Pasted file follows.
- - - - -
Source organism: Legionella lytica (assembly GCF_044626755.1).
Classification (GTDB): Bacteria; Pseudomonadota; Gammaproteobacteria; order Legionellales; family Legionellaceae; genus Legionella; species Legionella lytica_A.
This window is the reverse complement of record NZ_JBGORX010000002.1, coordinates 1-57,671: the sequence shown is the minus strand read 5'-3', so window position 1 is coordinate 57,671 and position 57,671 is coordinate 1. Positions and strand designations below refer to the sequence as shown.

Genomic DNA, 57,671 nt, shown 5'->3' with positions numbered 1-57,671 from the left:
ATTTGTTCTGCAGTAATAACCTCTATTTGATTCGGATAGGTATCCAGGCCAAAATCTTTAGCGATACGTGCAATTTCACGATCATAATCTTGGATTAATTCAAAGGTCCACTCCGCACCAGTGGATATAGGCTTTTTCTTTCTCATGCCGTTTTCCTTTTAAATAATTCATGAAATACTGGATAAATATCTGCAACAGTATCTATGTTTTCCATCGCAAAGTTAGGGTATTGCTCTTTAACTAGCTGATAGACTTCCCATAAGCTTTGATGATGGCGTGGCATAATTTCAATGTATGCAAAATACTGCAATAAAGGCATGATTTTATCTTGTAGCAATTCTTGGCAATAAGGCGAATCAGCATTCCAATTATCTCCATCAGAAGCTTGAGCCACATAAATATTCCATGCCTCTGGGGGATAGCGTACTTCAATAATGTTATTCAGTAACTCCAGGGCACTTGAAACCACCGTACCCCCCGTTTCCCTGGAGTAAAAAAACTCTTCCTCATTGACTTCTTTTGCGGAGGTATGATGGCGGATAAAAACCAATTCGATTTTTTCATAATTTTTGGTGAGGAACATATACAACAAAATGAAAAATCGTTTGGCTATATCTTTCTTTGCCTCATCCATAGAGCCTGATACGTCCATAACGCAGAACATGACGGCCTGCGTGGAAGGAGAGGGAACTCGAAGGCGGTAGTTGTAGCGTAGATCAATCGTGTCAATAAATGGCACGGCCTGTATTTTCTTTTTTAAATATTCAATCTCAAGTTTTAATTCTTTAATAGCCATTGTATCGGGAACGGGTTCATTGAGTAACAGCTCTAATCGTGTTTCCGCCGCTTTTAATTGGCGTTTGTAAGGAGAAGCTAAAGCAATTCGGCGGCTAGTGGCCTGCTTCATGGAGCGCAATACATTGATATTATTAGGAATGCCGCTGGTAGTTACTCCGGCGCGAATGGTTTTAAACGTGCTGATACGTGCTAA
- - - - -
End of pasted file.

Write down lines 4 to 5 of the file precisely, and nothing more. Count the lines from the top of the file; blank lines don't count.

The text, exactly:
Genomic DNA, 57,671 nt, shown 5'->3' with positions numbered 1-57,671 from the left:
ATTTGTTCTGCAGTAATAACCTCTATTTGATTCGGATAGGTATCCAGGCCAAAATCTTTAGCGATACGTGCAATTTCACGATCATAATCTTGGATTAATTCAAAGGTCCACTCCGCACCAGTGGATATAGGCTTTTTCTTTCTCATGCCGTTTTCCTTTTAAATAATTCATGAAATACTGGATAAATATCTGCAACAGTATCTATGTTTTCCATCGCAAAGTTAGGGTATTGCTCTTTAACTAGCTGATAGACTTCCCATAAGCTTTGATGATGGCGTGGCATAATTTCAATGTATGCAAAATACTGCAATAAAGGCATGATTTTATCTTGTAGCAATTCTTGGCAATAAGGCGAATCAGCATTCCAATTATCTCCATCAGAAGCTTGAGCCACATAAATATTCCATGCCTCTGGGGGATAGCGTACTTCAATAATGTTATTCAGTAACTCCAGGGCACTTGAAACCACCGTACCCCCCGTTTCCCTGGAGTAAAAAAACTCTTCCTCATTGACTTCTTTTGCGGAGGTATGATGGCGGATAAAAACCAATTCGATTTTTTCATAATTTTTGGTGAGGAACATATACAACAAAATGAAAAATCGTTTGGCTATATCTTTCTTTGCCTCATCCATAGAGCCTGATACGTCCATAACGCAGAACATGACGGCCTGCGTGGAAGGAGAGGGAACTCGAAGGCGGTAGTTGTAGCGTAGATCAATCGTGTCAATAAATGGCACGGCCTGTATTTTCTTTTTTAAATATTCAATCTCAAGTTTTAATTCTTTAATAGCCATTGTATCGGGAACGGGTTCATTGAGTAACAGCTCTAATCGTGTTTCCGCCGCTTTTAATTGGCGTTTGTAAGGAGAAGCTAAAGCAATTCGGCGGCTAGTGGCCTGCTTCATGGAGCGCAATACATTGATATTATTAGGAATGCCGCTGGTAGTTACTCCGGCGCGAATGGTTTTAAACGTGCTGATACGTGCTAA